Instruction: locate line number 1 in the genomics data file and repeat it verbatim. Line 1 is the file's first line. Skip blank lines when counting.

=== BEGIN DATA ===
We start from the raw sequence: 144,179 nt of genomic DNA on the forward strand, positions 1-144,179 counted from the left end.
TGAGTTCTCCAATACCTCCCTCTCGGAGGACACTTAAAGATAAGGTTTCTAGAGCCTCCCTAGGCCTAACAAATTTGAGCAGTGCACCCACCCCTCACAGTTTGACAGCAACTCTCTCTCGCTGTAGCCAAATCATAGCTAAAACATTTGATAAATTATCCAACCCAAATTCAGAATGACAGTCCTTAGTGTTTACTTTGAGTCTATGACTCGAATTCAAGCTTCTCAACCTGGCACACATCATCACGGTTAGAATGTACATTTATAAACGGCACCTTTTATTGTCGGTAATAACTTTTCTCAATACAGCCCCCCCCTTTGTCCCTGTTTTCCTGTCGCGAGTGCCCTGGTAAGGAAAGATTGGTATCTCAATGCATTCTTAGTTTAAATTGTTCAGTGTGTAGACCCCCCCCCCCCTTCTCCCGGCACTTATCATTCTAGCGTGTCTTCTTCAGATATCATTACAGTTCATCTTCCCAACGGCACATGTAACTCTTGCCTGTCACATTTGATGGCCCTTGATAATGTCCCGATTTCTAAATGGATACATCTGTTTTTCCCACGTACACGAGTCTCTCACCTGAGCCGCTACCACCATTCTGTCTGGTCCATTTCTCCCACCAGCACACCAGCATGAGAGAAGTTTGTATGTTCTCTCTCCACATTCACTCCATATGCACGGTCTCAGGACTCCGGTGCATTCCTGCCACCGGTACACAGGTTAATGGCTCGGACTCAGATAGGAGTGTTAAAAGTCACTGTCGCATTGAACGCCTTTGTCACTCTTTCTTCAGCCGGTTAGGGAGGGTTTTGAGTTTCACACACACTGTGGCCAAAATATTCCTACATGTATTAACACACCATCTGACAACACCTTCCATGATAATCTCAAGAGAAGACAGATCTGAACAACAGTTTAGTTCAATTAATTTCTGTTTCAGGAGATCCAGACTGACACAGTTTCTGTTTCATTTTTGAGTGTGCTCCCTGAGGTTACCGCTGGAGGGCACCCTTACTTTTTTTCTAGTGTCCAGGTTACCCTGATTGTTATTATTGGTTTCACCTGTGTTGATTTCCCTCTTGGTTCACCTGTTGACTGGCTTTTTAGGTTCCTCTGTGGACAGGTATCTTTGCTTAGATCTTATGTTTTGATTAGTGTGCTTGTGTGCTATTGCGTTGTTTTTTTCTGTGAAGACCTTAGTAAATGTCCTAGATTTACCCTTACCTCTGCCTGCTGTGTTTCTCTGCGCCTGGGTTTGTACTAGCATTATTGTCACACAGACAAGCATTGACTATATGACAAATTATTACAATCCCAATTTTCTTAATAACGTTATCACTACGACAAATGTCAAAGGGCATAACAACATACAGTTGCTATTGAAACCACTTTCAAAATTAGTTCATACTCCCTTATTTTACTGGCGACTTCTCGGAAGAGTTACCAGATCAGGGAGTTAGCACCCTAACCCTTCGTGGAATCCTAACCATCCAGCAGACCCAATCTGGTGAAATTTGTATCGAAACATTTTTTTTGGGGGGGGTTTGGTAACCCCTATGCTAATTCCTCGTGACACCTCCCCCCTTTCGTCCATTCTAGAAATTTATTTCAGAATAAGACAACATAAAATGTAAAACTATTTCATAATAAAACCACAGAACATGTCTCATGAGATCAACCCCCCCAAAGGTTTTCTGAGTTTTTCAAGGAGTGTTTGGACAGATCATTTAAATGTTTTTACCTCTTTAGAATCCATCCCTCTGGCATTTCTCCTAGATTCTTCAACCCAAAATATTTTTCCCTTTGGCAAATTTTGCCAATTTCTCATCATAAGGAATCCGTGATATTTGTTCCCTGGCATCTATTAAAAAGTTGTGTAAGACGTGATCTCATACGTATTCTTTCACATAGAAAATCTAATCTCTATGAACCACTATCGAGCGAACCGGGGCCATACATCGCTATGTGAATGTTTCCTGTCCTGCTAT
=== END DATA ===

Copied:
We start from the raw sequence: 144,179 nt of genomic DNA on the forward strand, positions 1-144,179 counted from the left end.